With successful brand positioning, consumers will be able to recall your brand and associate it with the set of values communicated in your brand message. Before you start to position your brand, think through the following questions:


First, you need to identify your potential customers. You will then be able to position your brand to attract the right group of people.

Next, you need to know who your competitors are. Identify the benefits they are offering consumers through their products. You can then benchmark, identify or create competitive advantage (see Creating Competitive Advantage) and develop superior offerings.

Lastly, make sure that the performance delivered by your products must at least match, or exceed, consumer perception of your brand.

The next few steps of brand development can be summarised into 3Cs – Communication, Confidence and Connection.

Communication addresses how your brand engages consumers, which is the fundamental aspect of brand building. This involves getting consumers to become aware of your brand’s existence, recognise it and know what product categories it covers.

Confidence addresses the cognitive aspects of your brand, where consumers trust your brand because of what it stands for.  Confidence can be established from past experience, feedback from trustworthy sources and what your brand conveys.

Connection addresses the affective aspects of your brand, where consumers become emotionally attached to your brand because of its image or associations. Connection can cause consumers to overlook cognitive aspects or reasoning and make buying decisions based on what they like or identify with. They may choose the product even if it may not be as good as others or if there are issues or defects.

Case Study

Connecting with Apple
When the highly anticipated iPhone 4 was released on 24 June 2010, hundreds of thousands of customers queued up to be one of the first to get their hands on one of them. In just 3 days, an estimated 1.7 million units were sold.

Subsequently, issues with the phone started to surface – ranging from reception issues to display discoloration on its fragile casing. However, demand for iPhone 4 remained strong and 3 million units were sold in just 3 weeks.

This shows that when a brand has built strong connection and trust with their customers, they are willing to overlook minor product defects and give the brand a chance to redeem itself.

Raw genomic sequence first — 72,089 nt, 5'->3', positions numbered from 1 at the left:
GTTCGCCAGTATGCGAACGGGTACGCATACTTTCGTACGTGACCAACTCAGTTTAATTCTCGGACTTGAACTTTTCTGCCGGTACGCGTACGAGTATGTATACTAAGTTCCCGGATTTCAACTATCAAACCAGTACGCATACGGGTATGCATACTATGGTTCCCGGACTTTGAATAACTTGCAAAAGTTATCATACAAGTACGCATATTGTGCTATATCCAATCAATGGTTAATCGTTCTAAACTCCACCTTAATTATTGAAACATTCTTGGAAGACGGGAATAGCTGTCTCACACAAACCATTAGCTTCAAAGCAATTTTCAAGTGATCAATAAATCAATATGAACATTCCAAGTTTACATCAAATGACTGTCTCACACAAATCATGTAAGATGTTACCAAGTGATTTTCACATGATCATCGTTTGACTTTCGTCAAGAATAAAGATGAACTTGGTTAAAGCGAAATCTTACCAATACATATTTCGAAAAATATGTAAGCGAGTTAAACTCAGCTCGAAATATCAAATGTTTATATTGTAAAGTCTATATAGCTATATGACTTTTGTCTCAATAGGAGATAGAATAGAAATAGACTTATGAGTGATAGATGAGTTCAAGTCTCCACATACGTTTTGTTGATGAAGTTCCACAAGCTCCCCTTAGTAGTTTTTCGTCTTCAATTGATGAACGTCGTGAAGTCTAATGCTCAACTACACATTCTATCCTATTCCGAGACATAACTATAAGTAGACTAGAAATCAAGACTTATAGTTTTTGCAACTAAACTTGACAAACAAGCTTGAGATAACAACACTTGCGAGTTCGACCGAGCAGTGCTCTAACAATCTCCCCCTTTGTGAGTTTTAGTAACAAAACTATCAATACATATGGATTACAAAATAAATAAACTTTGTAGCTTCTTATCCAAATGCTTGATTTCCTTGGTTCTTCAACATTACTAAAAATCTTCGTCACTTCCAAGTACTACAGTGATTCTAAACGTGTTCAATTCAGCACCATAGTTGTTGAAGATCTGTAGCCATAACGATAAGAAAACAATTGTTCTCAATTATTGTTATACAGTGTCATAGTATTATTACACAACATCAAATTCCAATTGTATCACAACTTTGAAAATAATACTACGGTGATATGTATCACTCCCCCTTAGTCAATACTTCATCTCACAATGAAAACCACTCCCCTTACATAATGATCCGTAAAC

Step 2:
When planning the communication of your brand to consumers, you need to address these questions.

  •          What is your brand value?

Let consumers know what your brand stands for. What are you passionate about? These values must be communicated strongly in your brand message, which must in turn be supported by the performance of your products and enhanced by your company's activities.

  •       What is your brand message?

Think about the attitudes and perceptions you want to elicit in consumers. Your brand message must be clearly and consistently delivered to achieve this. Do not confuse consumers by sending multiple or contradictory messages through word or action that will dilute what you want to convey. This may even result in a loss of confidence and connection with your brand.

  •       How do you gain brand recognition?

Consumers need to first understand what you do. Having a strong association to a certain product category reminds consumers of your brand when they need such a product. If your product belongs to a new product category or one that is not easily understood, gain credibility and become a leader in this category by educating consumers about it. If your brand does not explicitly say what you do, highlight this by incorporating a slogan or tagline. For example, Nokia uses “Connecting People” to tell people that they facilitate human communication, rather than just manufacture mobile phones. Increase the familiarity of your brand through repeated exposure.

Act on It

Your Brand Manual
Create your own brand manual for your employees to refer to. This will ensure that they will be able to deliver the brand message and apply your brand correctly and consistently.

Use the editable template provided: Develop a Brand Identity Manual


Step 3:
You need to build consumer confidence in your brand by performing consistently well.